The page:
I played with Spaceteam when it came out and nagged my 15 year old to install it so we could play. Not many things you can do with a smartphone bridge generational gaps any better.
How does a group of people shouting actually enhance the gameplay over just two? Are there competing interests? Seems rudimentary, and not fun.
Heck, watching people shout gibberish is always fun, and if they’re playing a game and not just some random person shouting for no discernible reason, it could be even more fun to try and figure out what they’re doing without asking them!
Not really. My point is that if there is really only one action that a player can take, i.e. shoot an alien coming at them from 6 o’clock, then there’s no difference between one person telling them and 10. And for 9 of those 10 (if not all of them) it’s pretty boring gameplay. Now if some of those people are alien sympathizers and the blindfolded person has to be able to figure out who they are and can eliminate them, that might be more interesting (similar to Mafia/Werewolf/Village). Looking at the video I can’t really tell that much about how it works, but I can’t think of a way to make that mechanic fun for a group of more than 2, much less 20.
Space Team (as @jonathanpeterso mentioned) is one game that works really well because each person has a role and everyone is barking orders to each other, rather than just one person.
I’ll reserve judgment until I see the actual game, but right now I’m rushing to pre-order.
Hmmm…okay. I was speaking more from an observer’s point of view, not a player. And if it’s in a place where alcohol is served…ugh, I won’t go there.
It makes a little more sense if you keep in mind that the person moving doesn’t have any reference points (other than the general direction of where a voice is coming from). So the other players have to work with each other to use general commands to fine-tune how the moving player moves. If the difficulty ramps up with multiple directions the moving player needs to point at, multiple players could also generate additional chaos as different strategies conflict with each other.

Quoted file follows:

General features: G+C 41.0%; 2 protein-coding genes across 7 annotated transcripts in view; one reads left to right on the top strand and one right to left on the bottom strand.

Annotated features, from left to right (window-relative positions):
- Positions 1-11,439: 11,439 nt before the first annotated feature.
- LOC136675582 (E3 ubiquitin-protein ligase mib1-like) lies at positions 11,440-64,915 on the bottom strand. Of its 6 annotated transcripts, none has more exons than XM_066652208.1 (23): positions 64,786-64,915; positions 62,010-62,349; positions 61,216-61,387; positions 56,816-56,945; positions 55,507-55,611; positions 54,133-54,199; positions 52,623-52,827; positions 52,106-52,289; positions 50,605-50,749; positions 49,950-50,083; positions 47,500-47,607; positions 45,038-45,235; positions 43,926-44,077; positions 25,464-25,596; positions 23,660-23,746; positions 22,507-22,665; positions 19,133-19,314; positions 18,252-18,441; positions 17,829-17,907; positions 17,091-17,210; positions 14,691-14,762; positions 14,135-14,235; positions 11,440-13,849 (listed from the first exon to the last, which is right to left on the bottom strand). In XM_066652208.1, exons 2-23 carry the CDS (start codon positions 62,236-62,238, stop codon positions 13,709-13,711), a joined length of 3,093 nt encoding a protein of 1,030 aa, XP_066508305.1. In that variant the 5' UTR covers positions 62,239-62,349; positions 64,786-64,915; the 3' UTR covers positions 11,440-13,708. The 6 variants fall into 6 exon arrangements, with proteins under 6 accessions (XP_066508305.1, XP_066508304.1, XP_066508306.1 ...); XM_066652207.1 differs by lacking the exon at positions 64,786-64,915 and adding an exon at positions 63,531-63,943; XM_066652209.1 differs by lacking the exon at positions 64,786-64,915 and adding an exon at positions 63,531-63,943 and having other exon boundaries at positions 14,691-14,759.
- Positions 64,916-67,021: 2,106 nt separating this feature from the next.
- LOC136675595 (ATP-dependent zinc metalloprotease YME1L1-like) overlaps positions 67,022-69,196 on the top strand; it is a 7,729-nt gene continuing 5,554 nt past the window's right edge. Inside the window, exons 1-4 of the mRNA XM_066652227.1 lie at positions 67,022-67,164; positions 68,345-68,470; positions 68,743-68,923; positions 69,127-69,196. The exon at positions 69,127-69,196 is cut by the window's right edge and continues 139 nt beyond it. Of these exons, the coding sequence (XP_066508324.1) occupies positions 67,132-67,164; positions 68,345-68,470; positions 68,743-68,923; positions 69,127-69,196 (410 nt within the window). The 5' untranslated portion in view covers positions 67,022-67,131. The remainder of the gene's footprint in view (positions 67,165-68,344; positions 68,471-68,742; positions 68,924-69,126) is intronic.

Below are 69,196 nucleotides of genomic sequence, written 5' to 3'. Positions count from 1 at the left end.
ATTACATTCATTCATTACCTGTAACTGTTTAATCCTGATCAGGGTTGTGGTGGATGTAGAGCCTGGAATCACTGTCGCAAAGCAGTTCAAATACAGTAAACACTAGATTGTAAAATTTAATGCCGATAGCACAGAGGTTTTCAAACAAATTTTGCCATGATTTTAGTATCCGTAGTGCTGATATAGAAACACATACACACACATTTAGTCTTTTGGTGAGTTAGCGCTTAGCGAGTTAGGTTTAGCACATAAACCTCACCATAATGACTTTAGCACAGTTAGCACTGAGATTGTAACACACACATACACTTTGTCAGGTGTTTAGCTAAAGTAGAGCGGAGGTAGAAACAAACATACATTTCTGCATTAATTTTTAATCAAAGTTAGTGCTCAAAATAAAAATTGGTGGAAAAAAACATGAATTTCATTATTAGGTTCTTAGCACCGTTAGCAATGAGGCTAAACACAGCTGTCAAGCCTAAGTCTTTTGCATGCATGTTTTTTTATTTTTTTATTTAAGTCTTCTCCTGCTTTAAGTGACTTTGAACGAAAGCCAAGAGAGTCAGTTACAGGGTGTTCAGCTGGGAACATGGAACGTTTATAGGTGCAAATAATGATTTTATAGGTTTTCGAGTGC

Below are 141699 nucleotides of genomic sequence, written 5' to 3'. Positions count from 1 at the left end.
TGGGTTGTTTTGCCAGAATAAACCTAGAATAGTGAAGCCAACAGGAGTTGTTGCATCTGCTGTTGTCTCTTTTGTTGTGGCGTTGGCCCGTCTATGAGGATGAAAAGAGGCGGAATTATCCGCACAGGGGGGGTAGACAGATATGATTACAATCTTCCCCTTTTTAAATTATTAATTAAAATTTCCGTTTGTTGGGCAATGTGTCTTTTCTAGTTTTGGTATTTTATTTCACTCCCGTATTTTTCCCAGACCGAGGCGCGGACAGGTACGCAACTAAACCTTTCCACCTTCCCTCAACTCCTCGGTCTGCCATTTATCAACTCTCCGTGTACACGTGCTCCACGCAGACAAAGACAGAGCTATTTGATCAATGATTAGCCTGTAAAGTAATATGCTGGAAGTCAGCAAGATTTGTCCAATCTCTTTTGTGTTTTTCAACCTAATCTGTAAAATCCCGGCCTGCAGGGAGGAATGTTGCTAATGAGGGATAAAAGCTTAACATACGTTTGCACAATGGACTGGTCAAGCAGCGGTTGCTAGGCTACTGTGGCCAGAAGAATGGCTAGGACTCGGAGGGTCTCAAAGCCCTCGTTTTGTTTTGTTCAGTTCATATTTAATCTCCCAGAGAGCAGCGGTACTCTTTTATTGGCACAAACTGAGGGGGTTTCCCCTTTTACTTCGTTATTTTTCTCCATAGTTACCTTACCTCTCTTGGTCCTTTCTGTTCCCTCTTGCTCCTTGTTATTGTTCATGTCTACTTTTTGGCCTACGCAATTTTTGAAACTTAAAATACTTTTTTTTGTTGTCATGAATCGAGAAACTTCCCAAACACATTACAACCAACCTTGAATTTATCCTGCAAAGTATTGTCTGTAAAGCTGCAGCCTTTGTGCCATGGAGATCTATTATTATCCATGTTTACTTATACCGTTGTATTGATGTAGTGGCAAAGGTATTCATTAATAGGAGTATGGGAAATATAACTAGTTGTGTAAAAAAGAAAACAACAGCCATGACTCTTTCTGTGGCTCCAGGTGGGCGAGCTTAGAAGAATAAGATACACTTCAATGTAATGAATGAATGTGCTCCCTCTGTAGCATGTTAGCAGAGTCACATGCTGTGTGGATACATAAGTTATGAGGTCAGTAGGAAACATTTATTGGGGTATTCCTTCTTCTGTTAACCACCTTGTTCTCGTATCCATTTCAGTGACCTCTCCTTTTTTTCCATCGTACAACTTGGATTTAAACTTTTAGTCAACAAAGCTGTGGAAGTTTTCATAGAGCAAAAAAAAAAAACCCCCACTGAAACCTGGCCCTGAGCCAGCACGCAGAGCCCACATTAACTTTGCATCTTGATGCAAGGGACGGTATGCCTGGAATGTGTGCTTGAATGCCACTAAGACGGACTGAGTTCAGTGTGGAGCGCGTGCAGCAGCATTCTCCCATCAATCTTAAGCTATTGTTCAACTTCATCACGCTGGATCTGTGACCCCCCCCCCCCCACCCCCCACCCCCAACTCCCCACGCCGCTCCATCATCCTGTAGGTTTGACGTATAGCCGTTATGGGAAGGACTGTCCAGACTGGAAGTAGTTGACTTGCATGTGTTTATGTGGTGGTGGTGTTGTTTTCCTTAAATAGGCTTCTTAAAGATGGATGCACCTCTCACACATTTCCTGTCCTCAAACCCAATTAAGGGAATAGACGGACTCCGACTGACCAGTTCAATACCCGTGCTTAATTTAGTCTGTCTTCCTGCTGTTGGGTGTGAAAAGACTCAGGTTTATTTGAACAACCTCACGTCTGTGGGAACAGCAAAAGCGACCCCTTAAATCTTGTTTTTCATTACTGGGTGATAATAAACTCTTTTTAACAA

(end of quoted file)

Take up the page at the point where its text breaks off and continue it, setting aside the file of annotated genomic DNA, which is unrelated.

For short periods it could be amusing, like playing the “Marco Polo” game or Charades.
I can’t really see it working with the up to 200 people they claim in the video, though - you’d quickly hit a point where people can’t see the screen, and even if they could it would sound like the audience all screaming suggestions on The Price is Right.
If you’re looking for more things to be needlessly picky about, the group who made the game call themselves “A band that makes games”. As we all know, bands make music, not games.
There’s a shot of what appears to be someone streaming the spotter’s tablet to a large-screen TV - that would address the “can’t see the screen issue”. I’ll definitely agree that there comes a point past which the game doesn’t scale simply due to the audience’s instructions becoming the gibberish of a crowd shouting.
I’m still interested - even if the game’s not fully baked, it seems like an interesting project.
I was just wondering how Leigh felt about getting her ass kicked out of Gamasutra. You should never have messed with Gamers, Leigh.
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